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Antarctic Research Series

 

Keywords

  • Ecology—Research—Antarctica—Antarctic Peninsula Region

Index Terms

  • 4830 Oceanography: Biological and Chemical: Higher marine organisms
  • 9310 Information Related to Geographic Region: Antarctica
  • 4207 Oceanography: General: Arctic and Antarctic oceanography

Article

ANTARCTIC RESEARCH SERIES, VOL. 70, PP. 287-301, 1996

Marine mammals of the Southern Ocean

D. P. Costa and D. E. Crocker

Marine mammals are a conspicuous faunal element of the Southern Ocean ecosystem and have evolved specialized life history patterns to live there. Six species of pinnipeds inhabit the Southern Ocean, including five species of true seals (family Phocidae) and one species of eared seal (family Otariidae). It is a critical feeding ground for many cetaceans: 15 species of cetaceans, including 6 species of baleen whales, Mysticeti, and 8 species of toothed whales, Odontoceti, inhabit the Southern Ocean. Climate, substrate and prey availability are the key factors controlling breeding distributions. A unique reproductive pattern has evolved in the true seals, Phocidae, that enables them to inhabit and breed in the extensive ice regions of the Southern Ocean. While exerting strong direct influences on distribution, changes in the physical properties of the environment, most likely have strong indirect effects on both the quality and quantity of breeding substrate, the nature of foraging habitat, or on distribution and abundance of potential prey. The occurrence and extent of seasonal ice also plays a role in determining the distribution and abundance of marine mammals. This chapter provides an overview of the biology of marine mammals found in the Southern Ocean.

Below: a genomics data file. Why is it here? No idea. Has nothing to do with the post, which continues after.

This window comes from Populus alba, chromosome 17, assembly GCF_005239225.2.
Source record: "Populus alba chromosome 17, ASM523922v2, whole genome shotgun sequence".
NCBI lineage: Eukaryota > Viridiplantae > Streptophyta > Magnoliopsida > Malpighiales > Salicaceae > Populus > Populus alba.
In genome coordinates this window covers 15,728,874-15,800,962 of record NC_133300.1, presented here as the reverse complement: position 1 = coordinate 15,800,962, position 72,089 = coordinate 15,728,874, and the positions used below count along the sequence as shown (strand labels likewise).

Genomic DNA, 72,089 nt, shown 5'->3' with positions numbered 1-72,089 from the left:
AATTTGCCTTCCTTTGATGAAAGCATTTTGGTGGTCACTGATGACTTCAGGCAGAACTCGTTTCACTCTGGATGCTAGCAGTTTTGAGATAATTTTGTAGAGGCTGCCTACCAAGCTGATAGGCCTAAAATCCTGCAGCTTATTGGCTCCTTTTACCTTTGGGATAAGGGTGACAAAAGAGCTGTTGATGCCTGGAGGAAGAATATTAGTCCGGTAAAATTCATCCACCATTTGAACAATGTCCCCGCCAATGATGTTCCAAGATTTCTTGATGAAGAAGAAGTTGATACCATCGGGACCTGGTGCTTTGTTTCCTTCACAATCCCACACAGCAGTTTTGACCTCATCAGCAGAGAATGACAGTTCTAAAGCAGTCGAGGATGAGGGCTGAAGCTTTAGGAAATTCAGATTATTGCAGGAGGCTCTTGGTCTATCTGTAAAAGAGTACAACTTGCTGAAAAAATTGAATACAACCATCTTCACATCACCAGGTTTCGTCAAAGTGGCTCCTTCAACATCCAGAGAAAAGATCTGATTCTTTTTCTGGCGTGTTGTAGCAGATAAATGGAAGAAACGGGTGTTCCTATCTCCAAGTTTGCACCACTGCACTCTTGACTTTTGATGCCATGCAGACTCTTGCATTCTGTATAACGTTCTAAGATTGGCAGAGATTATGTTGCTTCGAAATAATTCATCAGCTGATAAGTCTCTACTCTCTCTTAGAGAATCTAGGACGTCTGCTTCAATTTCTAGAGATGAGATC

Citation: Costa, D. P., and D. E. Crocker (1996), Marine mammals of the Southern Ocean, in Foundations for Ecological Research West of the Antarctic Peninsula, Antarct. Res. Ser., vol. 70, edited by E. E. Hofmann, R. M. Ross, and L. B. Quetin, pp. 287–301, AGU, Washington, D. C., doi:10.1029/AR070p0287.

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